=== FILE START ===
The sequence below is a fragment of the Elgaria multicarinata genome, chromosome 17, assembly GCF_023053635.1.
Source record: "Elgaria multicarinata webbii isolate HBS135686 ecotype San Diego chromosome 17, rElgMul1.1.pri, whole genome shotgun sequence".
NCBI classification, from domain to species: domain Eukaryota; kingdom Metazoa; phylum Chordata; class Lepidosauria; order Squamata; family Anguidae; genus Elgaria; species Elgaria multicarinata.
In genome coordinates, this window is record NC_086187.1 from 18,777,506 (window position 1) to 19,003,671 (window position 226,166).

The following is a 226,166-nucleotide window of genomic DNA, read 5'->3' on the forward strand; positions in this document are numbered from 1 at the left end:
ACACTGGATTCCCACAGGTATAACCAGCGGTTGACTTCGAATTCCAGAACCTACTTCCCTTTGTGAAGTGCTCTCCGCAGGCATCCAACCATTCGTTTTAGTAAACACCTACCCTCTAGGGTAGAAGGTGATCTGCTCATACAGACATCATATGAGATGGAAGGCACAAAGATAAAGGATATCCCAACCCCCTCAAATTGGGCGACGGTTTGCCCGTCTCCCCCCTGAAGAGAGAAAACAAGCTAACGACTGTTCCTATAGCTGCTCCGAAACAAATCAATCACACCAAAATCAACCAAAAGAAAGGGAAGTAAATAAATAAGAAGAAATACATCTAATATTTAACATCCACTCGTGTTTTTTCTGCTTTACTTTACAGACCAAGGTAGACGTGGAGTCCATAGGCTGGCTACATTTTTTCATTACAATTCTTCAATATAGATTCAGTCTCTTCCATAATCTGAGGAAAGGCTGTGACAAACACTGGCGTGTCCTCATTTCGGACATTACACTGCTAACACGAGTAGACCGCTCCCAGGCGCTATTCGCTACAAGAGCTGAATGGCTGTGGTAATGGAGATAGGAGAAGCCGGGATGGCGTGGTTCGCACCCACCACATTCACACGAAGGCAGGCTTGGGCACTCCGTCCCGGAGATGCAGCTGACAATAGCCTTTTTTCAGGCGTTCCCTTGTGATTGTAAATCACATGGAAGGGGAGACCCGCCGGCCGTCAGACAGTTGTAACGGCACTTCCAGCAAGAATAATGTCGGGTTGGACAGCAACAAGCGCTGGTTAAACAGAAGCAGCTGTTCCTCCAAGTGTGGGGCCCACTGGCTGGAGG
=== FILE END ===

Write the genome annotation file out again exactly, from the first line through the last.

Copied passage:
The sequence below is a fragment of the Elgaria multicarinata genome, chromosome 17, assembly GCF_023053635.1.
Source record: "Elgaria multicarinata webbii isolate HBS135686 ecotype San Diego chromosome 17, rElgMul1.1.pri, whole genome shotgun sequence".
NCBI classification, from domain to species: domain Eukaryota; kingdom Metazoa; phylum Chordata; class Lepidosauria; order Squamata; family Anguidae; genus Elgaria; species Elgaria multicarinata.
In genome coordinates, this window is record NC_086187.1 from 18,777,506 (window position 1) to 19,003,671 (window position 226,166).

The following is a 226,166-nucleotide window of genomic DNA, read 5'->3' on the forward strand; positions in this document are numbered from 1 at the left end:
ACACTGGATTCCCACAGGTATAACCAGCGGTTGACTTCGAATTCCAGAACCTACTTCCCTTTGTGAAGTGCTCTCCGCAGGCATCCAACCATTCGTTTTAGTAAACACCTACCCTCTAGGGTAGAAGGTGATCTGCTCATACAGACATCATATGAGATGGAAGGCACAAAGATAAAGGATATCCCAACCCCCTCAAATTGGGCGACGGTTTGCCCGTCTCCCCCCTGAAGAGAGAAAACAAGCTAACGACTGTTCCTATAGCTGCTCCGAAACAAATCAATCACACCAAAATCAACCAAAAGAAAGGGAAGTAAATAAATAAGAAGAAATACATCTAATATTTAACATCCACTCGTGTTTTTTCTGCTTTACTTTACAGACCAAGGTAGACGTGGAGTCCATAGGCTGGCTACATTTTTTCATTACAATTCTTCAATATAGATTCAGTCTCTTCCATAATCTGAGGAAAGGCTGTGACAAACACTGGCGTGTCCTCATTTCGGACATTACACTGCTAACACGAGTAGACCGCTCCCAGGCGCTATTCGCTACAAGAGCTGAATGGCTGTGGTAATGGAGATAGGAGAAGCCGGGATGGCGTGGTTCGCACCCACCACATTCACACGAAGGCAGGCTTGGGCACTCCGTCCCGGAGATGCAGCTGACAATAGCCTTTTTTCAGGCGTTCCCTTGTGATTGTAAATCACATGGAAGGGGAGACCCGCCGGCCGTCAGACAGTTGTAACGGCACTTCCAGCAAGAATAATGTCGGGTTGGACAGCAACAAGCGCTGGTTAAACAGAAGCAGCTGTTCCTCCAAGTGTGGGGCCCACTGGCTGGAGG